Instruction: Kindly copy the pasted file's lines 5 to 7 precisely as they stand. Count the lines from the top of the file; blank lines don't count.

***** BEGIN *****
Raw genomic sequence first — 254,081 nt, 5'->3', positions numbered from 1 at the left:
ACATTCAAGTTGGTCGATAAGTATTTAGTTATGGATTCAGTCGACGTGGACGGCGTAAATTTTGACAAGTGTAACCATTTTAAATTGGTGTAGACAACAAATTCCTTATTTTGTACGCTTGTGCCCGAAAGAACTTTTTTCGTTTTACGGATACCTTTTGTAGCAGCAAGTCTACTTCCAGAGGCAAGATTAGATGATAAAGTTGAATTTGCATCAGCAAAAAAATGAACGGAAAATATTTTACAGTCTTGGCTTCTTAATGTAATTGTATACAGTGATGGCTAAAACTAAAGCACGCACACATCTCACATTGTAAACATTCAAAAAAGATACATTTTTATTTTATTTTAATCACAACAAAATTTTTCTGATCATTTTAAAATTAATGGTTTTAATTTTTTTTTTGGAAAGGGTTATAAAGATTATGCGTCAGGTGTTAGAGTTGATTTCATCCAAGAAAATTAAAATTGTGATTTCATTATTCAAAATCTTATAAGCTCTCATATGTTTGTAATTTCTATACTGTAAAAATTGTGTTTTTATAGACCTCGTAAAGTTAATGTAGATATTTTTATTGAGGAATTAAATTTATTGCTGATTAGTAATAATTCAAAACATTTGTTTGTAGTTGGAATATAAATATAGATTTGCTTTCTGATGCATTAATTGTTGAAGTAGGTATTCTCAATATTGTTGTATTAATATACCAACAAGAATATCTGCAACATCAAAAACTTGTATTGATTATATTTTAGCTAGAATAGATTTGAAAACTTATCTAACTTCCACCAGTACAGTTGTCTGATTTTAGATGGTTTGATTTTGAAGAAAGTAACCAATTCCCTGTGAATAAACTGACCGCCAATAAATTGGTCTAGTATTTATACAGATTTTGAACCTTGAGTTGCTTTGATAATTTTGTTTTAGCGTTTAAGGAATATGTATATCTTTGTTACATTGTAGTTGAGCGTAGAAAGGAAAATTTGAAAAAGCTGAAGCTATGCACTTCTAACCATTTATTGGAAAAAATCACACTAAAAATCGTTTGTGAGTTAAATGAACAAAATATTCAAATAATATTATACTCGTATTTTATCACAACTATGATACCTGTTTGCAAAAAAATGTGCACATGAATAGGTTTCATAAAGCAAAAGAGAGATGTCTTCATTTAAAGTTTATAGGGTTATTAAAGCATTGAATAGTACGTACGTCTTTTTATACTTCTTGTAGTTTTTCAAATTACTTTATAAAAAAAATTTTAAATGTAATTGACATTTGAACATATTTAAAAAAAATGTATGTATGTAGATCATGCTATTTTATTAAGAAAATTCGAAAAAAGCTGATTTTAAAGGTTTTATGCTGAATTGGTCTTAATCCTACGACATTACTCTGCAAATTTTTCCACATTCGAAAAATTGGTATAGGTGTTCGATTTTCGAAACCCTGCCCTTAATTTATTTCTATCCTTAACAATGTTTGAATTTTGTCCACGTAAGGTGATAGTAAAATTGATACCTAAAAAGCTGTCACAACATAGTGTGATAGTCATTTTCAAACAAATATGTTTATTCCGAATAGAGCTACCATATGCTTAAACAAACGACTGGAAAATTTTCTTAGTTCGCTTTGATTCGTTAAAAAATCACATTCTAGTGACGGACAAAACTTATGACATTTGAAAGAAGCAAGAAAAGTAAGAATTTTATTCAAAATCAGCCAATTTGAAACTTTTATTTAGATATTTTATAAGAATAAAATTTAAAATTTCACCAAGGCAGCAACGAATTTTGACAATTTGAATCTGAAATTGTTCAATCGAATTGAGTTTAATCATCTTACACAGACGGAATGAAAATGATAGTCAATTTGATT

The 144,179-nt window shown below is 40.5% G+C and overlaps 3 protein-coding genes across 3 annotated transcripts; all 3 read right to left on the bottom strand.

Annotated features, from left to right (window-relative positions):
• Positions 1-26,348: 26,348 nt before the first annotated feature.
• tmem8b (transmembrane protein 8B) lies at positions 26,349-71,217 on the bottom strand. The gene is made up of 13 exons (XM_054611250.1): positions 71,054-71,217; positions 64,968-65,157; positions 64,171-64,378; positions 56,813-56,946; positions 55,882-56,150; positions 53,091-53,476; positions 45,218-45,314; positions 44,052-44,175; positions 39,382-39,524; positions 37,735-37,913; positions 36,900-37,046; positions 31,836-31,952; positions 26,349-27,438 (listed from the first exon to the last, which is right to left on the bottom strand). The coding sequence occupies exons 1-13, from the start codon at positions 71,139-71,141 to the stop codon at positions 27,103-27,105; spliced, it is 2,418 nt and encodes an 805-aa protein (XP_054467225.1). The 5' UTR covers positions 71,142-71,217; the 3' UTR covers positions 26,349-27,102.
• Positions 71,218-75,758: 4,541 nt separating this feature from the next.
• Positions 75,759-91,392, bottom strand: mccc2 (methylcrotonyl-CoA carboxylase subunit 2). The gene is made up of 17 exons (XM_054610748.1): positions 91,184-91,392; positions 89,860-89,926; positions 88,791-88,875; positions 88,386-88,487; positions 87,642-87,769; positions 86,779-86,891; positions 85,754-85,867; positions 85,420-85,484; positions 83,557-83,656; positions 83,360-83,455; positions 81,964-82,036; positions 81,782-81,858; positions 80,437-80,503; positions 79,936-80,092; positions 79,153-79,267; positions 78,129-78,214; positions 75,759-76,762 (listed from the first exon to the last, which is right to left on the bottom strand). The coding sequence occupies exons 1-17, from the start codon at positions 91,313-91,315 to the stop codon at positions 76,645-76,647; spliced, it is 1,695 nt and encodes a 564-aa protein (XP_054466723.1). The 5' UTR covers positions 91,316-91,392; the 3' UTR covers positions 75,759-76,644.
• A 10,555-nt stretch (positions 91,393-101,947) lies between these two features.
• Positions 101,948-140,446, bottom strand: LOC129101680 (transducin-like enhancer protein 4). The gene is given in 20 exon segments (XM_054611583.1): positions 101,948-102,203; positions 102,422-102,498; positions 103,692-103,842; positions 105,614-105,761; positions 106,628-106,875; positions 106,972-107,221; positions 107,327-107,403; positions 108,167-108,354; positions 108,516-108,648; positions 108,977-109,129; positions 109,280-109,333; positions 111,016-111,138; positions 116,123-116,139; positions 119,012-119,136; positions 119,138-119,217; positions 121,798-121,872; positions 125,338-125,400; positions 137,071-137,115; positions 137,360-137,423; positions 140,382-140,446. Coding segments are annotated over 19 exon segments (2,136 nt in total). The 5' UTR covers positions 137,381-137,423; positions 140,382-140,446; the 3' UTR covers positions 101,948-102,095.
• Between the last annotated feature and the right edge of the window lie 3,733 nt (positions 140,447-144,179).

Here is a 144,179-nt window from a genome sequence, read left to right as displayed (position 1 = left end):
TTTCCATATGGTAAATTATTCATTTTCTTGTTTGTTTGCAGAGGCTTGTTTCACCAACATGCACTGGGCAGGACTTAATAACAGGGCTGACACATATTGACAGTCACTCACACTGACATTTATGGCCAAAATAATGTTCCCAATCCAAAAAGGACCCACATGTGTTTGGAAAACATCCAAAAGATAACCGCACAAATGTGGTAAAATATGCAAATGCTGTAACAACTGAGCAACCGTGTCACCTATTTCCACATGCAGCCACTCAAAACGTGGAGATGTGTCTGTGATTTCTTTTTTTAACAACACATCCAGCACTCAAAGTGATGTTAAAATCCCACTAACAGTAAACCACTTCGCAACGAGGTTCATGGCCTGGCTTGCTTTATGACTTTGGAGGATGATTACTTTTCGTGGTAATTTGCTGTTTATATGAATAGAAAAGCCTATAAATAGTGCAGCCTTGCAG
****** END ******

• Positions 1-26,348: 26,348 nt before the first annotated feature.
• tmem8b (transmembrane protein 8B) lies at positions 26,349-71,217 on the bottom strand. The gene is made up of 13 exons (XM_054611250.1): positions 71,054-71,217; positions 64,968-65,157; positions 64,171-64,378; positions 56,813-56,946; positions 55,882-56,150; positions 53,091-53,476; positions 45,218-45,314; positions 44,052-44,175; positions 39,382-39,524; positions 37,735-37,913; positions 36,900-37,046; positions 31,836-31,952; positions 26,349-27,438 (listed from the first exon to the last, which is right to left on the bottom strand). The coding sequence occupies exons 1-13, from the start codon at positions 71,139-71,141 to the stop codon at positions 27,103-27,105; spliced, it is 2,418 nt and encodes an 805-aa protein (XP_054467225.1). The 5' UTR covers positions 71,142-71,217; the 3' UTR covers positions 26,349-27,102.
• Positions 71,218-75,758: 4,541 nt separating this feature from the next.